Bill Luby: This week has seen an explosion of interest in the VIX exchange-traded product (ETP) space, most of which has been due to the suspension by Credit Suisse (NYSE:CS) of creation units (think ‘new shares’) in the VelocityShares Daily 2x VIX Short-Term ETNs (NYSEArca:TVIX).
For those who are late to the story and/or would like some background, the links below should suffice, but for today I am interested in some data that might indicate how much stress there is in the market for TVIX shares, for VelocityShares products other than TVIX and for a ProShares product that is similar to TVIX, but is an ETF rather than an ETN: the ProShares Ultra VIX Short-Term Futures ETF, UVXY.
For this analysis, I have evaluated the prices of a handful of VIX ETPs relative to their Intraday Indicative Value (a real-time estimate of an ETP’s fair value, based on the most recent prices of its underlying securities) for the last week. The graphic below shows the premium for five VIX ETPs as a percentage of their indicative values, normalized to a 100 point scale.
The chart shows that prior to the suspension of new creation units in TVIX after the close of regular trading on Tuesday, February 21st, these VIX ETPs generally traded very close to their indicative values. In fact, the norm for the long ETPs (TVIX), (NYSEArca:UVXY), (NYSEArca:VXX) and (NYSEArca:VIIX) was to trade at a slight premium to the indicative value, generally less than 1% higher. By contrast, the one inverse ETP on the list, (NYSEArca:XIV), tended to trade at a slight discount to indicative value, again, generally less than 1%.
Once Credit Suisse closed the door for new creation units, the price of TVIX has drifted steadily higher relative to its indicative value, even trading at a 20% premium just a few minutes ago.
In terms of other market dislocations, however, the evidence is not compelling. UVXY, which is an excellent substitute for TVIX, doubled its prior record volume yesterday and is on schedule to top that today, but after seeing a slight lift in the premium relative to indicative value, UVXY’s premium is now back to historical norms.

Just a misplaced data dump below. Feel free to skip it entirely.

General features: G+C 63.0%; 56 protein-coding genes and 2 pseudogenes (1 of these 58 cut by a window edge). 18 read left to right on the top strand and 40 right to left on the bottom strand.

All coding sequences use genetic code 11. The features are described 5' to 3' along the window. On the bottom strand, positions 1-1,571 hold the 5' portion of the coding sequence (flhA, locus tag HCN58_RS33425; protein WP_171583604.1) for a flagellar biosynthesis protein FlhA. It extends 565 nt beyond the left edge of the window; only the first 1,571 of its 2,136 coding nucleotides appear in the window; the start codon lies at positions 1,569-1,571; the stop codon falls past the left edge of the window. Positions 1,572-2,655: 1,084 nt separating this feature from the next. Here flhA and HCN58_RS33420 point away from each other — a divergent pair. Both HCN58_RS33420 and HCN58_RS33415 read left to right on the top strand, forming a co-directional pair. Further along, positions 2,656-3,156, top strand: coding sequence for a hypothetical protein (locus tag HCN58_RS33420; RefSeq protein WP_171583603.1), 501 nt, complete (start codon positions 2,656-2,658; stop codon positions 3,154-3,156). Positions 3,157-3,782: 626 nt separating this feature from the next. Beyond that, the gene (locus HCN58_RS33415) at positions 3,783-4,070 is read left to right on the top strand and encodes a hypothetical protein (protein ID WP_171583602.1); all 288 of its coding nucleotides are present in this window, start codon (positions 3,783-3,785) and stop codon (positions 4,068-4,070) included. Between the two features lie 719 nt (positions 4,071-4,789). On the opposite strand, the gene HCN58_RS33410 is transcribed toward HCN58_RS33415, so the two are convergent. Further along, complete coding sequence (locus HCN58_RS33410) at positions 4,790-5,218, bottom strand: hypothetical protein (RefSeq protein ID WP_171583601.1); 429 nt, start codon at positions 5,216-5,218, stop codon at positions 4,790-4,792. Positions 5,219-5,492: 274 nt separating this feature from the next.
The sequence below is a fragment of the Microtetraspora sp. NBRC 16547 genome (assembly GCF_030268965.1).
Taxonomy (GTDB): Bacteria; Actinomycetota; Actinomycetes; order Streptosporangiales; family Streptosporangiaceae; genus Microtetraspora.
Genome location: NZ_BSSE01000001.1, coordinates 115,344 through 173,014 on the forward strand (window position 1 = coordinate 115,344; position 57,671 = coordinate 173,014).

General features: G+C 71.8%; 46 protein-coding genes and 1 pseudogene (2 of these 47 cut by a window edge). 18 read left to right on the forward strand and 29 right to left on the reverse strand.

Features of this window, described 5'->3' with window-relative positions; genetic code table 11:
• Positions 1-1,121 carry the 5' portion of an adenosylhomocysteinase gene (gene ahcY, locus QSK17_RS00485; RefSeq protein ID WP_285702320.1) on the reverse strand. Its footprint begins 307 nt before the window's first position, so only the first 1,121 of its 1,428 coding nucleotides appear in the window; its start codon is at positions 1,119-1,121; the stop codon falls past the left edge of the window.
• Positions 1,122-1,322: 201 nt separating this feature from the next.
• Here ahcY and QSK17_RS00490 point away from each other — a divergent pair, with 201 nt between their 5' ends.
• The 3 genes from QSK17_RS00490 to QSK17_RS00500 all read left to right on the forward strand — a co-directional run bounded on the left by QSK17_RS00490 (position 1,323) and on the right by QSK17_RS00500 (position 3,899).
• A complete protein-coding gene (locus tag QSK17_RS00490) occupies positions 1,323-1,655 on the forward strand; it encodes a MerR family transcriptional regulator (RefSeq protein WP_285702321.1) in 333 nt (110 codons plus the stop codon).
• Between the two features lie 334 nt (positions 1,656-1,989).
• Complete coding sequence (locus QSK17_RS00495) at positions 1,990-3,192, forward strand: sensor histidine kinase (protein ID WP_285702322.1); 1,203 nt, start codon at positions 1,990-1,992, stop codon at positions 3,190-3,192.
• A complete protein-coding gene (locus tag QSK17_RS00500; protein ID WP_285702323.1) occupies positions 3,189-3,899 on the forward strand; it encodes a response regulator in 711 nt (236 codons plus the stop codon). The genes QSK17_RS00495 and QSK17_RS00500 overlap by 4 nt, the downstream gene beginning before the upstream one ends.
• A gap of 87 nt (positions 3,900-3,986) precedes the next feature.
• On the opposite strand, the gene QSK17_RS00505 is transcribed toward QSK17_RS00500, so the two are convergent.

Looking at some of the other VelocityShares products, the two next most popular after TVIX are XIV and VIIX. Here again, there have been some minor fluctuations since the Credit Suisse announcement, but nothing that has pushed these products more than 1% away from their indicative value.
Based on the indicative value data, then, so far the only market dislocation has been in the TVIX product, with no evidence of a spread to competing products (UVXY) or other products in the VelocityShares stable, such as XIV or VIIX.
[source(s): Yahoo, VIX and More]
Disclosure(s): long XIV; short TVIX, UVXY and VXX at time of writing
Bill is a private investor who also authors the VIX and More (http://vixandmore.blogspot.com/) blog and an investment newsletter from just north of San Francisco. His research and trading interests focus on volatility, market sentiment, technical analysis, and ETFs. Prior to becoming a full-time investor, Bill was a business strategy consultant for two decades and advised clients across a broad range of industries on issues such as strategy formulation, strategy implementation, and metrics. When not trading or blogging, he can often be found running, hiking, and kayaking in Northern California. Bill has a BA from Stanford University and an MBA from Carnegie-Mellon University.